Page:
Windows Phone 7 is nearing "gold" status so they can release it to the carriers and manufacturers for final testing and device production. There are a number of features that simply won't be in the initial release. Will it matter or is the target market for the device less discerning than the smartphone enthusiast?
Windows Phone 7 is nearing "gold" status so they can release it to the carriers and manufacturers for final testing and device production. There are a number of features that simply won't be in the initial release. Will it matter or is the target market for the device less discerning than the smartphone enthusiast?We have confirmation from a Microsoft VP that WP7 will launch in October. Since it usually takes at least three months for carrier testing to be finalized and for device manufacturers to finish the last bit of driver tweaks and begin production, it is safe to assume the OS will be finished in the next few weeks. That means the list of missing features is pretty much final as well.
Microsoft is obviously targeting a different audience than they targeted with Windows Mobile. On average, WinMo users enjoyed the similarities of the phone with the Windows desktop platform. Apple showed though with the iPhone that isn't what the world at large wanted. While iOS has some eye candy that is instantly recognizable as Apple, it was an OS all of its own, not trying to be a mini-Mac. Microsoft is taking the same approach with WP7. In doing so, a number of features are missing in what some at Microsoft are calling version 1. Some may be gone for quite some time.
One of the biggest features missing is copy and paste functionality, but we've already been told it is coming, hopefully as a minor update to WP7 rather than having to wait for WP8.
DotNet Reference has a list of may of the features that will most affect developers. We know there is no native code support, and that has impacted the decisions of some current WinMo developers, electing to initially sit out the WP7 release.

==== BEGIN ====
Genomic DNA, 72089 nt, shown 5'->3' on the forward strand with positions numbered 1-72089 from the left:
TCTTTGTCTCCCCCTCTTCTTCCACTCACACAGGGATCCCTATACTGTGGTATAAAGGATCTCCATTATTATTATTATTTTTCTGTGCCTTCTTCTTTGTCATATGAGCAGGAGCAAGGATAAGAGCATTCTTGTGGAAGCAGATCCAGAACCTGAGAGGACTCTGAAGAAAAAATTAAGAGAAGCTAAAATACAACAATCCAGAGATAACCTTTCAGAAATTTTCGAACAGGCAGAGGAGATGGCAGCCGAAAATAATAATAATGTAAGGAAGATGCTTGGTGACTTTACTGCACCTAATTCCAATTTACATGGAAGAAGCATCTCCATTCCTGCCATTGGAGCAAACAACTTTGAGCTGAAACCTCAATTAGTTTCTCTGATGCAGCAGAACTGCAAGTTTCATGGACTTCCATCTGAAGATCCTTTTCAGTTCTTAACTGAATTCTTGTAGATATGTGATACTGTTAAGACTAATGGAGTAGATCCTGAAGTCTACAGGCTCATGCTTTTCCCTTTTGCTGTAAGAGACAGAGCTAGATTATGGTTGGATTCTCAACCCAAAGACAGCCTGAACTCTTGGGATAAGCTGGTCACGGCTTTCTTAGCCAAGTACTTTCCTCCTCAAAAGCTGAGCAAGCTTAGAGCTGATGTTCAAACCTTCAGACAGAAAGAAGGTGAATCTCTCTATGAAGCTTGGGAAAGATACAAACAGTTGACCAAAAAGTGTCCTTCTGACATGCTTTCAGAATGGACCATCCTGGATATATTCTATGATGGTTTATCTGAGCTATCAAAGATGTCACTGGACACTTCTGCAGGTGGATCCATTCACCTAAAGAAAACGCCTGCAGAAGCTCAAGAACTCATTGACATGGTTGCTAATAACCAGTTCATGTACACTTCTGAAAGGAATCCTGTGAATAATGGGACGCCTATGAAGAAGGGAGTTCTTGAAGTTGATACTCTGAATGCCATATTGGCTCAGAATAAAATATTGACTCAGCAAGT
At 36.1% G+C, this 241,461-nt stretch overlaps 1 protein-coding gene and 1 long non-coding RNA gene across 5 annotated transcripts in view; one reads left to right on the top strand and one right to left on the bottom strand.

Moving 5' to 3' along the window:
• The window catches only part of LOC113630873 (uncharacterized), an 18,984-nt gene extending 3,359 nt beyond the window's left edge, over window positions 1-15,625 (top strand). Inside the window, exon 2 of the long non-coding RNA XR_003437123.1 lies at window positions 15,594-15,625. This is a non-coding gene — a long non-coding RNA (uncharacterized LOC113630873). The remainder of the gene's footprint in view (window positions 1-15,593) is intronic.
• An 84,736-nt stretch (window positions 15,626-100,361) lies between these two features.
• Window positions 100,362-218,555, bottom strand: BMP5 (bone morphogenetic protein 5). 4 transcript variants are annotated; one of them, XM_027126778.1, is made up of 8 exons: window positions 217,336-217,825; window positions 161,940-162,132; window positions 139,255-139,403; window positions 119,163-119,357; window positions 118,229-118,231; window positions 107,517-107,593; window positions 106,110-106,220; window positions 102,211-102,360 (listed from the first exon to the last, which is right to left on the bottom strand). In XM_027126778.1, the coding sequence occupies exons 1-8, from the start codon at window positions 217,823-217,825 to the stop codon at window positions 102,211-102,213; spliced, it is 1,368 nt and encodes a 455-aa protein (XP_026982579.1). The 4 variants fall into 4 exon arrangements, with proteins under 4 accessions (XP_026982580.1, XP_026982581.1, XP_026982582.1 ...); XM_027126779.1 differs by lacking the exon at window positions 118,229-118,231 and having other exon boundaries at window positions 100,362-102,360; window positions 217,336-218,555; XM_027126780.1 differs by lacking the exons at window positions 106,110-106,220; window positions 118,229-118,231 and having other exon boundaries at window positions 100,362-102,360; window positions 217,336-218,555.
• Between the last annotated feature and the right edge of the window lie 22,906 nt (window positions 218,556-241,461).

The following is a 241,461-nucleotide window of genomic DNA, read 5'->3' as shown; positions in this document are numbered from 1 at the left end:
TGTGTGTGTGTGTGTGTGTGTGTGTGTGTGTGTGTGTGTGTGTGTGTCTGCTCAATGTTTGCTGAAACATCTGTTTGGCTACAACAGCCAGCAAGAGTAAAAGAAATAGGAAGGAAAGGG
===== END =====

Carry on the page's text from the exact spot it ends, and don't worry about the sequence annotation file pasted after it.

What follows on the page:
Side-loading of apps is not supported, which means 100% of the programs users download and run will be only through the Marketplace, just like Apple's iPhone, jailbreaking notwithstanding.
There is also no traditional file system. This is a huge shift for WinMo customers that are used to grouping files in a similar arrangement they have on their desktop, keeping data in Business, Personal and other similar folders. All file management will be limited to what you see through an individual app's interface.
Despite the platform's heavy reliance on Silverlight, you won't be able to use Silverlight in the browser, which will either break or limit functionality of certain websites, including Microsoft managed sites.
DotNet Reference has others listed. The question is, will all of this matter to the target customer? Three years ago, I'd say no. Apple showed that to be true. Many of the above limitations, or design decisions, are still there for Apple and will be for some time to come. Others, like copy and paste or multitasking have been implemented to one degree or the other, so in some areas Microsoft has some catching up to do.
Is WP7 missing too much, or will most people not care, knowing that the popular features like email, social network, music, third party application store and web browsing will all be there?
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